Perhaps the most important and dangerous of the items incorporated in this project is the planned construction of “new settlements and cities” to resettle massive numbers of Persian and other predominantly non-Arab immigrants from other areas of Iran in the region as a means of completely changing its demographic composition in favour of non-Ahwazi peoples to eradicate Ahwazi identity and culture.
According to the leaked report, the ‘security project’ was approved during a meeting of the higher council tasked by the SCNS with its implementation on 27 April 2014, with the meeting chaired by Abdolreza Rahmani Fazli, the Iranian Interior Minister under Hassan Rouhani’s government.

Ahwazi human rights organisations confirmed that the regime’s demographic change strategy is already being implemented, as noted above, via widespread land confiscation, seizure of properties, demolition of homes and population transfer, adding that whatever regime officials may claim, the evidence on the ground of these policies being brutally enforced is clear and unambiguous.

The measures proposed in the leaked report include “the repression of political movements” and “the continuation of the policy of demographic change by the displacement of Ahwazis from their home areas,” along with “bringing more Persians from other [Iranian] provinces for resettlement in the province of Khuzestan.”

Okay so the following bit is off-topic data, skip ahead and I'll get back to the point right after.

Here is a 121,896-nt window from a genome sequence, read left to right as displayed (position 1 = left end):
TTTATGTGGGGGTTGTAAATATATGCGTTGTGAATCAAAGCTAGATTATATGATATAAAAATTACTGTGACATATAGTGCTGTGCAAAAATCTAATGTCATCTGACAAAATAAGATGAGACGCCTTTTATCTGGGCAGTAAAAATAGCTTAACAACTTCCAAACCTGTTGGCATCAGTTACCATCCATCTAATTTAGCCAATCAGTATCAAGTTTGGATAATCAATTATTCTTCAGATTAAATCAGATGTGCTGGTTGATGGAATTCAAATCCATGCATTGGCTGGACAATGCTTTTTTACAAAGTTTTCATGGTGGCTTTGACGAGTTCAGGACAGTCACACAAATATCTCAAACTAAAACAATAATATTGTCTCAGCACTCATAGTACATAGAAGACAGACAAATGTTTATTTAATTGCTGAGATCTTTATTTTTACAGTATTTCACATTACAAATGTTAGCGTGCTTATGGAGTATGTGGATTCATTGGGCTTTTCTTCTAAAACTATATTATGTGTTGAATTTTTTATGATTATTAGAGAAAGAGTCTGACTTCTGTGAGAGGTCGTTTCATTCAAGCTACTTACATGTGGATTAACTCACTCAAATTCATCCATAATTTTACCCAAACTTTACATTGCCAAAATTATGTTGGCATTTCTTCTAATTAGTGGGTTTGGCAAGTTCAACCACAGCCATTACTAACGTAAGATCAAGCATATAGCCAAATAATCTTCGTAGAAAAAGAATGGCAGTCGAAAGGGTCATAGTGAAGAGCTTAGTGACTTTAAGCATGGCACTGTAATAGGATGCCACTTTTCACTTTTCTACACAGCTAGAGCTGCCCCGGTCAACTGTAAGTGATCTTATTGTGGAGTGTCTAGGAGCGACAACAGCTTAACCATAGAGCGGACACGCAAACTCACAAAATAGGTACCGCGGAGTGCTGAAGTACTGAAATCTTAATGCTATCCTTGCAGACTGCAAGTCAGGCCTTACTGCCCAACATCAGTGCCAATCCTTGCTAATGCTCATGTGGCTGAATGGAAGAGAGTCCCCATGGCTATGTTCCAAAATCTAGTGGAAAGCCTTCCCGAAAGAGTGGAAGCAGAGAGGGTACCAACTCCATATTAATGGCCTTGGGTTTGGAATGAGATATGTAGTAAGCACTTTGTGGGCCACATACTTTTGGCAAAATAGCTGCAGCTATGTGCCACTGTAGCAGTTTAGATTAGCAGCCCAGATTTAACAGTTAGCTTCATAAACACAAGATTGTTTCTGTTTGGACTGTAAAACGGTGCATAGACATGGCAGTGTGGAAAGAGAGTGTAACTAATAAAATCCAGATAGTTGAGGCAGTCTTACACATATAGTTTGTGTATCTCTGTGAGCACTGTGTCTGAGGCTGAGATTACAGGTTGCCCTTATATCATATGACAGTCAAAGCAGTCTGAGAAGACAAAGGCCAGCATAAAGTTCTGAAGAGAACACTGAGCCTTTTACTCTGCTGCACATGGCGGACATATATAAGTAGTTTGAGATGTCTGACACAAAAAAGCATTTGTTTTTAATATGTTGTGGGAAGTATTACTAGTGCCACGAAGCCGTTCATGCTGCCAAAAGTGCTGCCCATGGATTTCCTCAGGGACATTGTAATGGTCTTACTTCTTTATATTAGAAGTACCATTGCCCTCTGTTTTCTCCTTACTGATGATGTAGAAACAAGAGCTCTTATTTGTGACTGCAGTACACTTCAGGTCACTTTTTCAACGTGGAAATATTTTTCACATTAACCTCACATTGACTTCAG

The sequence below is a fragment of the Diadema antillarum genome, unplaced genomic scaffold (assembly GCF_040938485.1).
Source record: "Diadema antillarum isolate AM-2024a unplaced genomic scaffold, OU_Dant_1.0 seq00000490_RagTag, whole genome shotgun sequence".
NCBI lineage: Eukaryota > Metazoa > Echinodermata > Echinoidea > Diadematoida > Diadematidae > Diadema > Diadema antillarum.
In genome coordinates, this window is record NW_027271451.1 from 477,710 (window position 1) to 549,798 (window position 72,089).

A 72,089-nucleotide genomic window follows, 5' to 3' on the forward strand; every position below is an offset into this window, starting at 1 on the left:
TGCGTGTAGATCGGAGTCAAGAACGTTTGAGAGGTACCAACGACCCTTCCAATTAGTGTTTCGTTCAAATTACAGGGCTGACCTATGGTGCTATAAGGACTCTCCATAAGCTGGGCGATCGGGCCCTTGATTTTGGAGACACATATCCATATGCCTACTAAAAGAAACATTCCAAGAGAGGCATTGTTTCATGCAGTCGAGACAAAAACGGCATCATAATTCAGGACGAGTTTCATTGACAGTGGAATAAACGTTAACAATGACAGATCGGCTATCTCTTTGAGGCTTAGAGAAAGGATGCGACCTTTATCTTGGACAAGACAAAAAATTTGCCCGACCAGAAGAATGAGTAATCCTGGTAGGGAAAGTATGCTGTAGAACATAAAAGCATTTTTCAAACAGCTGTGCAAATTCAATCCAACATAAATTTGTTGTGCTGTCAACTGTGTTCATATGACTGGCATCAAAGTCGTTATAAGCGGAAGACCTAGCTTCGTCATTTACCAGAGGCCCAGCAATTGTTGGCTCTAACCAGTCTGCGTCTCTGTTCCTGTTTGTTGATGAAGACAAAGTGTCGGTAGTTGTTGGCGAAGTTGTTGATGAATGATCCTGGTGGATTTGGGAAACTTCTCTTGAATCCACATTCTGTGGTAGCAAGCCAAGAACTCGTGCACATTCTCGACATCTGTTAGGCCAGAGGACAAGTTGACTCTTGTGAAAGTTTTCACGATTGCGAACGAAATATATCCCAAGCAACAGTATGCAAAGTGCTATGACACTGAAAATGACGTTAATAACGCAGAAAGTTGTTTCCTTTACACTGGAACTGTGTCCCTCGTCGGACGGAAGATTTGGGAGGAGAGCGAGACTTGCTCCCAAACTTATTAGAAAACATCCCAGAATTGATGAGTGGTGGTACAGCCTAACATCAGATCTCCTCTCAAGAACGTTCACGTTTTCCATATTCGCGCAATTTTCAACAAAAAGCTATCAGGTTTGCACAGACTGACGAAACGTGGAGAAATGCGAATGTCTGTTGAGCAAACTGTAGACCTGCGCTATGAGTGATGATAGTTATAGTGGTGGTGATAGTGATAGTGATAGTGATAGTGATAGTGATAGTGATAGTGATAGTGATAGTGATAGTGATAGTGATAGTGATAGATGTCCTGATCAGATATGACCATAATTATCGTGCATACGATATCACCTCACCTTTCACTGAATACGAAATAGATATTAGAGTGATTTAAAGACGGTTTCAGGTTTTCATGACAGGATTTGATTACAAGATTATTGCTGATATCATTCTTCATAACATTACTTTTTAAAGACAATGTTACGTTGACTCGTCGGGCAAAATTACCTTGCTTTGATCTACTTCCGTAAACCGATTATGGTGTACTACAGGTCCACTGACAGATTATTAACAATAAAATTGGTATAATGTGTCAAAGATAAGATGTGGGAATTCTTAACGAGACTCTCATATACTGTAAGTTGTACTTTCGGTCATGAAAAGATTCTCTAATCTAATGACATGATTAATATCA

In the report, a copy of which was received by Ahwazi rights groups, the author also – unusually for the regime – acknowledges “the existence of discrimination, oppression and marginalisation of Ahwazis in Khuzestan”, noting that this led to “nationwide protest” in recent years, before proposing further draconian security measures in an effort to prevent similar future protests. Unsurprisingly, none of the regime’s proposals include according the Ahwazi people the freedom and basic human rights for which activists and protesters are calling.

The report identifies five categories of challenges facing the Iranian regime in the Ahwaz region – “political, security, cultural, social and economic” – before proposing that these be resolved through focusing on quelling the demands of the Ahwazi peoples by “dissolving political mobility and demands in the crucible of Iranian pro-regime parties” through indoctrination of the region’s populace in the “concepts of the Islamic Republic” and inculcating “obedience to the Velayat e-faqih system”.

The higher council’s supervisory committee tasked with supervising the implementation of the project is staffed by senior regime officials including the First Assistant to the Iranian President, Eshaq Jahangiri Kouhshahi, as well as the Interior Minister, the Minister of Intelligence and his security and intelligence aides, and the commander of the regime’s regional Internal Security Forces. Another committee member is the chairman of the regime’s regional TV and radio media commission, while a number of members are not identified by name.